Sold at a brothel deep in the woods to work as a caretaker, a hapless deaf girl must summon the courage to fight for her life.Sold at a brothel deep in the woods to work as a caretaker, a hapless deaf girl must summon the courage to fight for her life.Sold at a brothel deep in the woods to work as a caretaker, a hapless deaf girl must summon the courage to fight for her life.
A darkly tense revenge thriller, laced with a palpable sense of menace.
In the directorial debut of special effects guru Paul Hyatt, young actress Rosie Day plays Angel, a deaf and mute girl who sees her family brutally murdered before she is dragged to the eponymous Seasoning House, where kidnapped girls are forced to into prostitution for soldiers of a bleak and senseless Balkan war. The first half of the film has a very dream-like quality to it, as Angel, who is enslaved to care for the prostituted girls, performs her daily routine of doping the victims, and then cleaning them up after they have suffered the soldiers often disturbingly brutal attentions. Hyatt has said he was heavily influenced by Pan's Labyrinth, and it certainly shows in this half as Angel silently wanders the seasoning house and we glimpse the world as she senses, or more accurately, doesn't sense it. But when ruthless soldier Goran, played by Sean Pertwee, and his men arrive on the scene, the same soldiers responsible for murdering Angel's family, she takes drastic action and the film swerves from darkly depressing, to a taut, tense and brutal game of cat and mouse. Rosie Day does well in the lead role, her character, subdued and distant in the beginning, shows signs of life as she recalls memories of her family, slowly bonds with one of the prostitutes who fortuitously knows sign language, and eventually comes to her aid as she suffers horrifically at the hands of one of Goran's men, the monstrous Ivan, while Goran himself is a fittingly cruel and tenacious main villain. The savage scenes of rape in the first half are offset by the brutal acts of revenge and survival in the second, each accompanied, as you would expect, by some great visual effects, but while the film is engaging throughout and comes to a satisfying conclusion, it felt slightly disjointed and meandered in places. However, that doesn't ever detract from the overall tone of the film, darkly foreboding and laced with a palpable sense of menace, it's a tense and disturbing ride.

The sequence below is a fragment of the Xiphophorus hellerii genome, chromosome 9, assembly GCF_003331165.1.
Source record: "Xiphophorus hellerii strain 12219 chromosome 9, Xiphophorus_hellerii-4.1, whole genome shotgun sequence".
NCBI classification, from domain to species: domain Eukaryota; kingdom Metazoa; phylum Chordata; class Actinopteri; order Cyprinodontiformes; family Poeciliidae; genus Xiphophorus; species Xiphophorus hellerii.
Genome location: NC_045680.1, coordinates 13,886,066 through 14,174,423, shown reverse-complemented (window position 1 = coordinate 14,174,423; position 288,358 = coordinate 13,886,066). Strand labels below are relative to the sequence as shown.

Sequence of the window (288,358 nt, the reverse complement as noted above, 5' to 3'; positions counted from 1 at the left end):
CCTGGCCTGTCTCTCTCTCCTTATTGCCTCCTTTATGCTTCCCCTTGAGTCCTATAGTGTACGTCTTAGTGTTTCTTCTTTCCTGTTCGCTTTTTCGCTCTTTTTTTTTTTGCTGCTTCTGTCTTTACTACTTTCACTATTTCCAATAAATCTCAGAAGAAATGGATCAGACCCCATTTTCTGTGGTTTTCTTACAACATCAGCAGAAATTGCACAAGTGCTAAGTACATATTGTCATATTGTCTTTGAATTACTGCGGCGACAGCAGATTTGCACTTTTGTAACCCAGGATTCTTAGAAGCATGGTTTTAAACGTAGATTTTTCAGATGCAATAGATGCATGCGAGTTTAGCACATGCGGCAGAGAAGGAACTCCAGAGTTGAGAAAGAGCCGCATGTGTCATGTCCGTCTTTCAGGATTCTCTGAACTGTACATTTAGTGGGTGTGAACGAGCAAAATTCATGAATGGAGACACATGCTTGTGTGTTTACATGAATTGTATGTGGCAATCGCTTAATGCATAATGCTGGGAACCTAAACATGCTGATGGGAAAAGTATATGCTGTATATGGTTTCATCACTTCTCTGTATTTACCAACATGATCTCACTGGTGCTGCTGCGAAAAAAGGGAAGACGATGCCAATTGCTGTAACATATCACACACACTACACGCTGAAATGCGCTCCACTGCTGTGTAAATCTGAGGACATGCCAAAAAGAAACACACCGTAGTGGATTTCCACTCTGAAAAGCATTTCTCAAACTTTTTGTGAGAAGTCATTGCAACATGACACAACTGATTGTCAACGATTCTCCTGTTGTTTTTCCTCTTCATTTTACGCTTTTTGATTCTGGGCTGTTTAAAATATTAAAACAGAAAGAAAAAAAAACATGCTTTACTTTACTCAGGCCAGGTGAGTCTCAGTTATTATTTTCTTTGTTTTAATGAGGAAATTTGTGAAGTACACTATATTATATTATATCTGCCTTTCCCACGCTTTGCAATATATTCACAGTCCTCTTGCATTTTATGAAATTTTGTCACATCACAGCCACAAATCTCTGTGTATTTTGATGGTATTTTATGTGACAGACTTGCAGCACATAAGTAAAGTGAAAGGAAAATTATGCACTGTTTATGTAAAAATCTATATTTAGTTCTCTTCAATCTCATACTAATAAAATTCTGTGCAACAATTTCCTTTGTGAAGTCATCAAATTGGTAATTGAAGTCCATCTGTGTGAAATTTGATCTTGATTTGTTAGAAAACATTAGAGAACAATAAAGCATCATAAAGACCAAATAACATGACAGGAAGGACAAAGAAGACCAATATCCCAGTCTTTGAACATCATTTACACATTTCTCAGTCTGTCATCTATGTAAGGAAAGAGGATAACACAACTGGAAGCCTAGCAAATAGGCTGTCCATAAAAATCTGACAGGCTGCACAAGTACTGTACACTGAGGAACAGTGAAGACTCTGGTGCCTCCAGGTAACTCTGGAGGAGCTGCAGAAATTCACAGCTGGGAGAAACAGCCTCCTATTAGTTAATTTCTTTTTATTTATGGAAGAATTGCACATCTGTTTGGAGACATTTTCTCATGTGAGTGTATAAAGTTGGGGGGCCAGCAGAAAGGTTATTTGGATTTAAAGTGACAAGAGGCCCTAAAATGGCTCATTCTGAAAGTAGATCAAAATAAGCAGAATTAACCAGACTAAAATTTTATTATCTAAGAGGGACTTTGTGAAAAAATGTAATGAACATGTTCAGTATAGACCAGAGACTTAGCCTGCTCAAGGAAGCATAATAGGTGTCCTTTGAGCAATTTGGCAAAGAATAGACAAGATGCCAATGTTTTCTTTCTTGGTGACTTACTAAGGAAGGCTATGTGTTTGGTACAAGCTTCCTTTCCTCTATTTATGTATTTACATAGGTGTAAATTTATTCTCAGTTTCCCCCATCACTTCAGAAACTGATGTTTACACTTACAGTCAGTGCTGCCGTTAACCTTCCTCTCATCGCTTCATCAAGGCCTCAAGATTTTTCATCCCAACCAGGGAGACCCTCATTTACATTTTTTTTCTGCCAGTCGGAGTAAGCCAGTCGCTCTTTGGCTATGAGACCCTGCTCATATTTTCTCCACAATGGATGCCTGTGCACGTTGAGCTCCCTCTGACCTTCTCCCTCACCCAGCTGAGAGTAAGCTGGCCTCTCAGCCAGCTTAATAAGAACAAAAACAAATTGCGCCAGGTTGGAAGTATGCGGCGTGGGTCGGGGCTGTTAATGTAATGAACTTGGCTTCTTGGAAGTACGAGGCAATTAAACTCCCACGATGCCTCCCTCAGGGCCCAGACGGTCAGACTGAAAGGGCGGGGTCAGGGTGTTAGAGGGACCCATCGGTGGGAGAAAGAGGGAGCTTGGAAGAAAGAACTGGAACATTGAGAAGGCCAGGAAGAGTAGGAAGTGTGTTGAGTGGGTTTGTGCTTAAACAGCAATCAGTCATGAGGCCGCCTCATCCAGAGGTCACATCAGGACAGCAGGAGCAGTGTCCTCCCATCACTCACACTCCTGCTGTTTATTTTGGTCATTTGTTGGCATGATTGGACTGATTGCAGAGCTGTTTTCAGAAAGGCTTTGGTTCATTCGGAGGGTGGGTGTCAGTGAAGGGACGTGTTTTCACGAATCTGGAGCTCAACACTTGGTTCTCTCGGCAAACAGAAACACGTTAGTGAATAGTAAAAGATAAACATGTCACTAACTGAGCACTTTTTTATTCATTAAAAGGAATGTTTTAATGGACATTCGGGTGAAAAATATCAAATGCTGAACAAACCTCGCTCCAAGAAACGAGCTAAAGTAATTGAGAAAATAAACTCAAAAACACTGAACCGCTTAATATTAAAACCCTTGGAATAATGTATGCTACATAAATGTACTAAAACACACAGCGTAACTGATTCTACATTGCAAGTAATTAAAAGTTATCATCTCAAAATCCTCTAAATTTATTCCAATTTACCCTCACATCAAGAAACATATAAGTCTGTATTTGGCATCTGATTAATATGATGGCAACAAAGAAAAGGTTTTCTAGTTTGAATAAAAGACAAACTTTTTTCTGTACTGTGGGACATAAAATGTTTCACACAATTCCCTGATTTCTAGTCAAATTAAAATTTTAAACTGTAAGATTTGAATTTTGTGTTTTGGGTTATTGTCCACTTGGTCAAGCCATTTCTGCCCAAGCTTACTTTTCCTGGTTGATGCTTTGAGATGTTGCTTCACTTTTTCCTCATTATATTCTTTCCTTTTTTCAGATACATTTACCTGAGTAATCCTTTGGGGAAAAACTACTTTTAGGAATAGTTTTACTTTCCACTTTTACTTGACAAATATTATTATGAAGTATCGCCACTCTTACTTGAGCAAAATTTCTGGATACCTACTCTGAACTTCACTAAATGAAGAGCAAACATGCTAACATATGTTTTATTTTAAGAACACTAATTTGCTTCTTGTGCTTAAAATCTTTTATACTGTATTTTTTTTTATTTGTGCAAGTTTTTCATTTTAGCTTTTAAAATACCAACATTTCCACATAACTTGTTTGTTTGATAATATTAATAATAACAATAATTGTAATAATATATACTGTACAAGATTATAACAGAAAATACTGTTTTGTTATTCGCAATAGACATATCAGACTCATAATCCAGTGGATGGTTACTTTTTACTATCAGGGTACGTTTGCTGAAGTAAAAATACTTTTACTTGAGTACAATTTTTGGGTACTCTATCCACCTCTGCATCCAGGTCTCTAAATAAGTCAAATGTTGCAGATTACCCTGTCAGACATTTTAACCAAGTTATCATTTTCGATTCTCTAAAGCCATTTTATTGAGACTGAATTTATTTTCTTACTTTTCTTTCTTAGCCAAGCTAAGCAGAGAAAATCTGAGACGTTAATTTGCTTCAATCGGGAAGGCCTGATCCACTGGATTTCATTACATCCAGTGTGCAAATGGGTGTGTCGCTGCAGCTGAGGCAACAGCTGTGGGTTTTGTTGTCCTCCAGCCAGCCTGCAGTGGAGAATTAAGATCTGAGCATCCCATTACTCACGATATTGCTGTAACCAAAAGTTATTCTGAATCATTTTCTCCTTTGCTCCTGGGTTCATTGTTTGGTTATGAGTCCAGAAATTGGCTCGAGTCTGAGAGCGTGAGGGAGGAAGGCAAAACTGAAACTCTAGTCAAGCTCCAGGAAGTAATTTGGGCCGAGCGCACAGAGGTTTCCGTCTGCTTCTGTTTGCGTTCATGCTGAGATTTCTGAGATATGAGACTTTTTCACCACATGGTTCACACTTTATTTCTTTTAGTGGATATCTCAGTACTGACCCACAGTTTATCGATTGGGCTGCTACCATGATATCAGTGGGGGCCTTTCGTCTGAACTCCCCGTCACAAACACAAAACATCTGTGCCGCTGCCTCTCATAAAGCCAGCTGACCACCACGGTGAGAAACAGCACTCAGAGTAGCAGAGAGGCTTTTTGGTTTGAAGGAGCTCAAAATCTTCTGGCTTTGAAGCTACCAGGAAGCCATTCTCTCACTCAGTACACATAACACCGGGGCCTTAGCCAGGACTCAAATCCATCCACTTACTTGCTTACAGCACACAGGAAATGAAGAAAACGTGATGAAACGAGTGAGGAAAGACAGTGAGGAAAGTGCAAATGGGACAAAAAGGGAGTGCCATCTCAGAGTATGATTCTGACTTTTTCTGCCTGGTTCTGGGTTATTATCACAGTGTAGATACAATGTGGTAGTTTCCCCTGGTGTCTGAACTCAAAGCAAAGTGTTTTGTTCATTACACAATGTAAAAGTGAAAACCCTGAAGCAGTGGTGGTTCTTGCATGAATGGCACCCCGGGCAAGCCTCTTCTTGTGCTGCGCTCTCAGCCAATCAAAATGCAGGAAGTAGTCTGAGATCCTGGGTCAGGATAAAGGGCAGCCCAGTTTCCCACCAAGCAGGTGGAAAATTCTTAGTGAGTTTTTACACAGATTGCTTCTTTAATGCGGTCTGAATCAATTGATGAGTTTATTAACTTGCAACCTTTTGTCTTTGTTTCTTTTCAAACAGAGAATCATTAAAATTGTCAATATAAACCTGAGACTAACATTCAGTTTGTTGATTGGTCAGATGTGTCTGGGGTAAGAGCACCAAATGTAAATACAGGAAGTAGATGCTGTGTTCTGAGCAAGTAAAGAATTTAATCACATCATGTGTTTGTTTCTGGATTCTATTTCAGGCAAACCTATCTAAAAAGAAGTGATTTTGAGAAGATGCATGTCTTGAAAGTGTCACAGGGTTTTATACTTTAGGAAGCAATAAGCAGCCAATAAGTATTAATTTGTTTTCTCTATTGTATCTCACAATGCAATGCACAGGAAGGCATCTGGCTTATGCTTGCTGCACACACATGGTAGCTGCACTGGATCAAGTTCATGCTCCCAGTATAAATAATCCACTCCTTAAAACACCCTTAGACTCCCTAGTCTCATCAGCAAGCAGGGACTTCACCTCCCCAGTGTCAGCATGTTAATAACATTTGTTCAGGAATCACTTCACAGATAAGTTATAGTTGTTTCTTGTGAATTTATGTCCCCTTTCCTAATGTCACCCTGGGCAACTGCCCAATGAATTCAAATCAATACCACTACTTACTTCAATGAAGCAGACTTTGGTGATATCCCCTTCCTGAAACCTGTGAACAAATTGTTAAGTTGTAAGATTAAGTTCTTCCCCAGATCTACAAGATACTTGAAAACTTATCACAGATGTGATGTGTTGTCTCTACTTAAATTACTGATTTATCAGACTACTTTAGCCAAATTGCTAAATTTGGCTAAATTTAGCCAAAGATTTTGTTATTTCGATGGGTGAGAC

- Aug 23, 2012
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